Buy-to-let mortgage lending had the potential to “amplify” a housing boom and bust, the Bank’s Financial Stability Committee (FPC) concluded.
Lending in this sector has risen by 40% since 2008, the FPC said.
It stopped short of suggesting any intervention by government or regulators at this stage.
“The FPC is alert to the rapid growth of the market and potential developments in underwriting standards,” the committee said.
“As the market continues to grow, particularly if driven by loosening of underwriting standards, the sector could pose risks to broader financial stability, both through credit risk to banks and the amplification of movements in the housing market.”
The 40% increase in the outstanding stock of buy-to-let mortgage lending since 2008 compares with an increase of just 2% in owner-occupier mortgage lending.
The share of buy-to-let in the stock of outstanding mortgage lending has risen to 16% from 12% in 2008.
The Bank said that buy-to-let landlords were much more likely to sell if there was a significant drop in house prices, causing property values to dive further.
A similar amplified effect could occur should prices go up sharply.
“Any increase in buy-to-let activity in an upswing could add further pressure to house prices. This could prompt owner-occupier buyers to take on even larger loans, thereby increasing overall risks to financial stability,” the FPC said.
Over the Bank of England’s three centuries of history it has had to grapple time and again with the problem of boom and bust.
The doorman standing outside the Bank of England, as I went in today, was a reminder of this long-lasting struggle.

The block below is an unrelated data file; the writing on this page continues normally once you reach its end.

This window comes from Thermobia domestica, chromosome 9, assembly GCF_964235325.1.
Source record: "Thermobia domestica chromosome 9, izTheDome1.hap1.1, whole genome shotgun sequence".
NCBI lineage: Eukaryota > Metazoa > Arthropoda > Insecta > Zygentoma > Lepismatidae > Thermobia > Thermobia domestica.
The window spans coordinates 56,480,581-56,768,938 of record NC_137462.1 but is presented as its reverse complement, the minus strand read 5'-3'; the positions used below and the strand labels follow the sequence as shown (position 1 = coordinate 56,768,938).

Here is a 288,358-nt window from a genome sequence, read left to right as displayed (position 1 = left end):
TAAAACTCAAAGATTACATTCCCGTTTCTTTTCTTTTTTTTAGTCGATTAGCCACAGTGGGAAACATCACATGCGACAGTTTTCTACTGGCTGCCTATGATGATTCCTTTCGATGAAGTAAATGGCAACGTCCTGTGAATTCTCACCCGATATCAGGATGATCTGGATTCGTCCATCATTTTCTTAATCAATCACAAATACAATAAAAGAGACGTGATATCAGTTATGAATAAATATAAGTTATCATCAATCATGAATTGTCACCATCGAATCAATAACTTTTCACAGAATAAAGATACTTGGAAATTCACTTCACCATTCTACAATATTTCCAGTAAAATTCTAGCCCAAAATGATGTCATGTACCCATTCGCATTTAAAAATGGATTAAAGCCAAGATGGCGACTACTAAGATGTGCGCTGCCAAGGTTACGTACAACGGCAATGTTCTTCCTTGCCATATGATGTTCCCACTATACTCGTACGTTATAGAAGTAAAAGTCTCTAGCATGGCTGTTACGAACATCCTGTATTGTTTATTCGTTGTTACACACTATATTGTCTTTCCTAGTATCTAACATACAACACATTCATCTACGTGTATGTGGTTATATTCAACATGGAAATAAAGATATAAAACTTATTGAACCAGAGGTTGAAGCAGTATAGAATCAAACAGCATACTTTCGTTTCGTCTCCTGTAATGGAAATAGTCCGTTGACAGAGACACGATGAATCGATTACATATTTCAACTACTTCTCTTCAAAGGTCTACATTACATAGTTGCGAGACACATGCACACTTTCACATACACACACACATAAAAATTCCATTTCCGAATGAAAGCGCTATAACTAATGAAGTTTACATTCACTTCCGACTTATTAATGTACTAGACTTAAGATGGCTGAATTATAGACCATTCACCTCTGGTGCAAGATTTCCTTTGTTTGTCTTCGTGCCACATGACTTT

He was clad in the usual pink tails: the colour is Houblon pink, named after the first governor, Sir John Houblon, who took office in 1694.
Could the rise of buy-to-let be putting us in danger again?
The Bank’s Financial Policy Committee says it “has the potential to amplify the housing and credit cycles”.
It is careful not to designate either the dash for buy-to-let or recent house price increases as a boom.
But it is clear that bank officials see investors’ enthusiasm for bricks and mortar as a problem which needs to be watched.
Buy-to-let investors push prices up faster. Because they are more prone to sell if the market hits the buffers, they make prices plunge more steeply.
Cuts to the amount of tax relief that can be claimed on mortgage interest payments by buy-to-let landlords were announced by Chancellor George Osborne in his Budget in July.
The amount that landlords will be able to claim will be set at the basic rate of tax, which is currently 20%. The change will be introduced over four years from April 2017.
Mr Osborne suggested this would help to create a “level playing field” between homeowners and investors.
The FPC said that no intervention was needed in the Help to Buy scheme – which sees the government guarantee part of a low-deposit home loan – as it posed no risks to financial stability in its current form.